When the Franco rebellion was launched in July 1936 via an air bridge, using Junkers transports - and a Dragon Rapide chartered from Croydon airport, which dropped off the general in Spain before carrying his plea for those transports to Hitler - few would have dissented from the crew of the Spanish Republican aircraft which brought the first gold shipment to buy aeroplanes from the French: "this war will be won in the air".
Unfortunately, as this book establishes for the first time, all the gold in the Spanish treasury did not suffice to give the Popular Front Government even a fighting chance. Gerald Howson has combed recently declassified archives in Russia, as well as making an exhaustive examination of cargo manifests and correspondence on arms deals, to expose - among other things - the myth that the republic survived against the odds for two and a half years thanks to the selfless support of the international Left. Howson has made an important contribution to our knowledge of the "low, dishonest decade" [see Frank McLynn, below].
We already knew that the Spanish Government shipped three quarters of the national gold reserve (510 tons worth $518 million) to Moscow to purchase the modern weapons which a year earlier they had repudiated under a disarmament programme. Howson lambasts Stalin's "barrow-boy" tactics in his arms dealings - overcharging the Spaniards $51 million for equipment which was often outdated, lacking parts and with limited supplies of ammunition. He reveals that "the Soviet Government, having promised generous discounts on the prices of arms, resorted to Byzantine jiggery-pokery in order to claw back most of the discounts on the materials that were discountable and to make handsome profits on those, the majority, which were not."
Sprigg may have appreciated the few modern Russian fighters which eventually arrived at the battle front, to be greeted by the Madrilenos with cries of "they're ours this time!", but a Falangist bullet spared him the painful realization of the political chicanery which starved him and his comrades of munitions. Howson has penetrated the murky, secret world of arms dealing between the wars. Among the unsavoury deals struck between "little men in black suits with bags of gold" (acting for the republic) and the merchants of death, or their collaborators in European defence ministries, was one in particular which underlined the amorality behind the crusading exterior of the Spanish war. The Nazis, who were pouring men and bombers into Franco's rebellion, were simultaneously shipping arms to the Republicans - and Reichsmarschal Hermann Goering received handsome "kickbacks" from the covert transactions, arranged through the "free port" of Hamburg.
The author's detective work has furthermore established that the trade involved a deception practised on the trades union militias of Catalonia and Biscaya by Admiral Canaris, head of German Military Intelligence (hanged by Hitler as a traitor at the end of World War II). The militia handed over thousands of pesetas, collected by public subscription, in return for, as they thought, shiploads of modern rifles and machine guns. When the ships docked at Bilbao, says Howson, "nearly all the arms were found to be useless or sabotaged: cartridges without percussion-caps or the wrong size for the rifles, machine guns without firing pins or springs, aircraft bombs without fuses".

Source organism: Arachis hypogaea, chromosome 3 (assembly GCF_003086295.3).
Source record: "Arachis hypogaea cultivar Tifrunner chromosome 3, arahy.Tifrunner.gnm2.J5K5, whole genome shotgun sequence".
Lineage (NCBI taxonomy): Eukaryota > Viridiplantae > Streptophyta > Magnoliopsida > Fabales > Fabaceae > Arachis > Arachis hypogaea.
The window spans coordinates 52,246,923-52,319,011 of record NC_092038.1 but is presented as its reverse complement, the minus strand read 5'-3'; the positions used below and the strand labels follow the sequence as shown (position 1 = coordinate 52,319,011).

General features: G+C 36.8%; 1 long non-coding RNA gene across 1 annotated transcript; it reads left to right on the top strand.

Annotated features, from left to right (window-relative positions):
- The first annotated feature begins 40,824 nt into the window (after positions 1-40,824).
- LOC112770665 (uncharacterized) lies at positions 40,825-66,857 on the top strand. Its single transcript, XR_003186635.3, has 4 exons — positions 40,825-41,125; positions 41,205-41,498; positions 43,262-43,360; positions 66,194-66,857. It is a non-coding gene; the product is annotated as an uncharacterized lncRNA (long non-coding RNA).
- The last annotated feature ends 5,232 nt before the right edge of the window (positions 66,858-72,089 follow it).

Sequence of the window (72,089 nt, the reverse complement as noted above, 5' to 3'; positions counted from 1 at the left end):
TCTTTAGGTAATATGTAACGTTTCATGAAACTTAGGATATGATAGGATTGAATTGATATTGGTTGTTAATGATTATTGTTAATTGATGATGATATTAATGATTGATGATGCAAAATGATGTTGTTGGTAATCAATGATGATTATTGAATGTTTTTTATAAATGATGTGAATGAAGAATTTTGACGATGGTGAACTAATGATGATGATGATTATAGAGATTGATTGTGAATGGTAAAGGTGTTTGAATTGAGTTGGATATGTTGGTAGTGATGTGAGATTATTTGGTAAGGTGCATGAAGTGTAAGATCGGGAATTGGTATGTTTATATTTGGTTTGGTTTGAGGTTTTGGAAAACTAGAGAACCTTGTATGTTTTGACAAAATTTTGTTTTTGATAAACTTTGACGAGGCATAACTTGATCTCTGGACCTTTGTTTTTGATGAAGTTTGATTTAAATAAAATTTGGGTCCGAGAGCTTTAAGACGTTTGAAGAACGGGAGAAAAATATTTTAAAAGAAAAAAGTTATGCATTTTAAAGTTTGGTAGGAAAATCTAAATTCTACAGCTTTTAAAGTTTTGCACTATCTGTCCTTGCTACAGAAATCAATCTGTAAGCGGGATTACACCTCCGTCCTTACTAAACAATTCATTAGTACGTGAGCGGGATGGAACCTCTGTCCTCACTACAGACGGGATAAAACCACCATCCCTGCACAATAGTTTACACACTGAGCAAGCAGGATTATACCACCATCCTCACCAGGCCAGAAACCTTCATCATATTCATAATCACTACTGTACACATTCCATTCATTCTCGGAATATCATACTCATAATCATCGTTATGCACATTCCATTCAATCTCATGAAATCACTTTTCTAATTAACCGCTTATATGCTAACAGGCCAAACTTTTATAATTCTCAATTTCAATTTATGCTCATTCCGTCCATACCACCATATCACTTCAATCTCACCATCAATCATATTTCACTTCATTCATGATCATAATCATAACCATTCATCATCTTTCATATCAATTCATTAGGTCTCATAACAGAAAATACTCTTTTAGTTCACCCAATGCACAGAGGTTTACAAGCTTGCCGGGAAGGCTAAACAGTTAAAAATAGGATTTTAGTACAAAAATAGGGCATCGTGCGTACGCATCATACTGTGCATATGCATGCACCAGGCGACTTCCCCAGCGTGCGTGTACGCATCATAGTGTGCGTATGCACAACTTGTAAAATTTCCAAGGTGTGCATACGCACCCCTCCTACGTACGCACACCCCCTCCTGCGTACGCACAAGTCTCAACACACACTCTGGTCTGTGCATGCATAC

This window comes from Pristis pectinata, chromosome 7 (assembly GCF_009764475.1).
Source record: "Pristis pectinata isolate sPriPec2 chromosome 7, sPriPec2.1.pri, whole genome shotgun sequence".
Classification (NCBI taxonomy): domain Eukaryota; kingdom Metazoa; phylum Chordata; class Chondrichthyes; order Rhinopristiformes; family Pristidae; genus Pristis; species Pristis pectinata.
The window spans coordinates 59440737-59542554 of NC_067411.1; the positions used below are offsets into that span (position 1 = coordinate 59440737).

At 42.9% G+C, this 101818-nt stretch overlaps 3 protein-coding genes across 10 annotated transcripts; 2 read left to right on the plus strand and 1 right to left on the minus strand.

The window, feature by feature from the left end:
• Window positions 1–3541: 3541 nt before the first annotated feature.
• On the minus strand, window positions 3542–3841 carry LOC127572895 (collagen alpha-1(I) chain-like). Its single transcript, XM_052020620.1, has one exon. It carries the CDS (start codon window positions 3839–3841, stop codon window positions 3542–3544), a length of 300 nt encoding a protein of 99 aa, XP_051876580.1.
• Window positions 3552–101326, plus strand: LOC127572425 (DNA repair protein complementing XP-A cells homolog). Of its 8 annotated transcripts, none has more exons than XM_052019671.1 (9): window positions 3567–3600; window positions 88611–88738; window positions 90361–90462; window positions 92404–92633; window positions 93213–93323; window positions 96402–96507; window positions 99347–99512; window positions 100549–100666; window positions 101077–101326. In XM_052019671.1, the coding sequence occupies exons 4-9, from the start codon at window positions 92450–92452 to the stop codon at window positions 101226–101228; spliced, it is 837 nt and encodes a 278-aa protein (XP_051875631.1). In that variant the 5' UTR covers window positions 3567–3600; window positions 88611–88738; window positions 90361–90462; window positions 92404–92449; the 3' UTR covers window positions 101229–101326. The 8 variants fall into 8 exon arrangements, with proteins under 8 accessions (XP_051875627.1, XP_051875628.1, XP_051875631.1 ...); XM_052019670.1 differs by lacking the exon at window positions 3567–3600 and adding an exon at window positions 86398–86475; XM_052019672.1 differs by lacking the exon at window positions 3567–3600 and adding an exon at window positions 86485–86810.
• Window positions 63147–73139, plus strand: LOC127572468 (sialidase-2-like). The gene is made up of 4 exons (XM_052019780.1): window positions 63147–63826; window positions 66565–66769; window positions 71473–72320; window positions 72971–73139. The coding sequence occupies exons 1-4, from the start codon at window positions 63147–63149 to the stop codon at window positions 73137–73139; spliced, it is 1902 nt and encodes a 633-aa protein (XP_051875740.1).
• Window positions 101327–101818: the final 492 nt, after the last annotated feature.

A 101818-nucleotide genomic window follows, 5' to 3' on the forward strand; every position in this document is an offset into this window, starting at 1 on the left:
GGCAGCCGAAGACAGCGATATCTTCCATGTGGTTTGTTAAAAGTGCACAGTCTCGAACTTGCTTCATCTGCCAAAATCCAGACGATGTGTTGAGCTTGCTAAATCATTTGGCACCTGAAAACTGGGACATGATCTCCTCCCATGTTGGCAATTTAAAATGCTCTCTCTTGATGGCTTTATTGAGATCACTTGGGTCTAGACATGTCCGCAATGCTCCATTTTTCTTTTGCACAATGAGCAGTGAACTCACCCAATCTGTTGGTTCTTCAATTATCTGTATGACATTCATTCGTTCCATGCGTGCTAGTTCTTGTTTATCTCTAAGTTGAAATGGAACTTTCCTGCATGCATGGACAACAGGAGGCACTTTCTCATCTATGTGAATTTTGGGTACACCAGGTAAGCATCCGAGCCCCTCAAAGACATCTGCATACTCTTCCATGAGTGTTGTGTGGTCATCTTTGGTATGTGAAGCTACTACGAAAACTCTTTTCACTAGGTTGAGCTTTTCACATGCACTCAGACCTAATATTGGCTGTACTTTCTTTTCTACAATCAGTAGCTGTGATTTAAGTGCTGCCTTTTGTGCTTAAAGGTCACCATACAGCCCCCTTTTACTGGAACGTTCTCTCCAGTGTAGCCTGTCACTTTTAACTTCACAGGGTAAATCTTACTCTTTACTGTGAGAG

Such trading, with these inevitable results, was forced on the desperate Republicans by the Non-Intervention Committee set up by 27 nations to contain the war by imposing an arms ban, backed up by a blockade of Spanish water and land frontiers. Ironically, it was initiated by the French Popular Front Government of Leon Blum, who wavered between opening the frontier and conniving at the smuggling of aircraft (organized by Andre Malraux, whom Howson defends from his detractors, and Pierre Cot, the Air Minister unmasked last year as a major Stalinist spy), and a total arms embargo, reinforced by Surete "snoopers' and right-wing agents who had links with Franco.
Blum was manipulated from London - the centre for Nationalist support, where the Bank of England organized funds for Franco, and the Midland bank, along with the American Chase Manhattan bank, blocked the transfer of monies emanating from the legal Spanish Government to purchase arms. British agents were if anything more fanatical than French in reporting breaches of the Arms ban, ensuring that cargoes were impounded, and the authorities at Gibraltar refused to refuel the Republican fleet while Texaco and Standard Oil diverted their tankers to Nationalist ports. As almost the entire Spanish Diplomatic Corps had backed the rebels, tip-offs, particularly in American ports, ensured that Nationalist warships were often able to intercept arms shipments, arrest the crews and shoot them for treason!
Neither the Poles nor Czechs showed the solidarity with the Spaniards which might have been expected from Hitler's future victims, turning a blind eye to unscrupulous transactions which netted the Poles pounds 12m - 30 or 40 per cent over list price - on arms which were either not delivered or proved useless. When a complaint was made to the Polish arms trading commission, the reply came back: "Why should you worry? It's only to the Spanish Republicans!" The Czech ZB armaments firm, which had developed the Bren machine gun of Second World War fame, tried to cheat the Spaniards, aided by leaders of the country's arms-selling board who demanded pounds 1m in backhanders. Finally a Republican negotiator expostulated: "The Spanish Socialists have the right to ask if the Czechoslovakian Party can point to one single thing it has done to help its fellow party in Spain during this time of peril!"Reuse content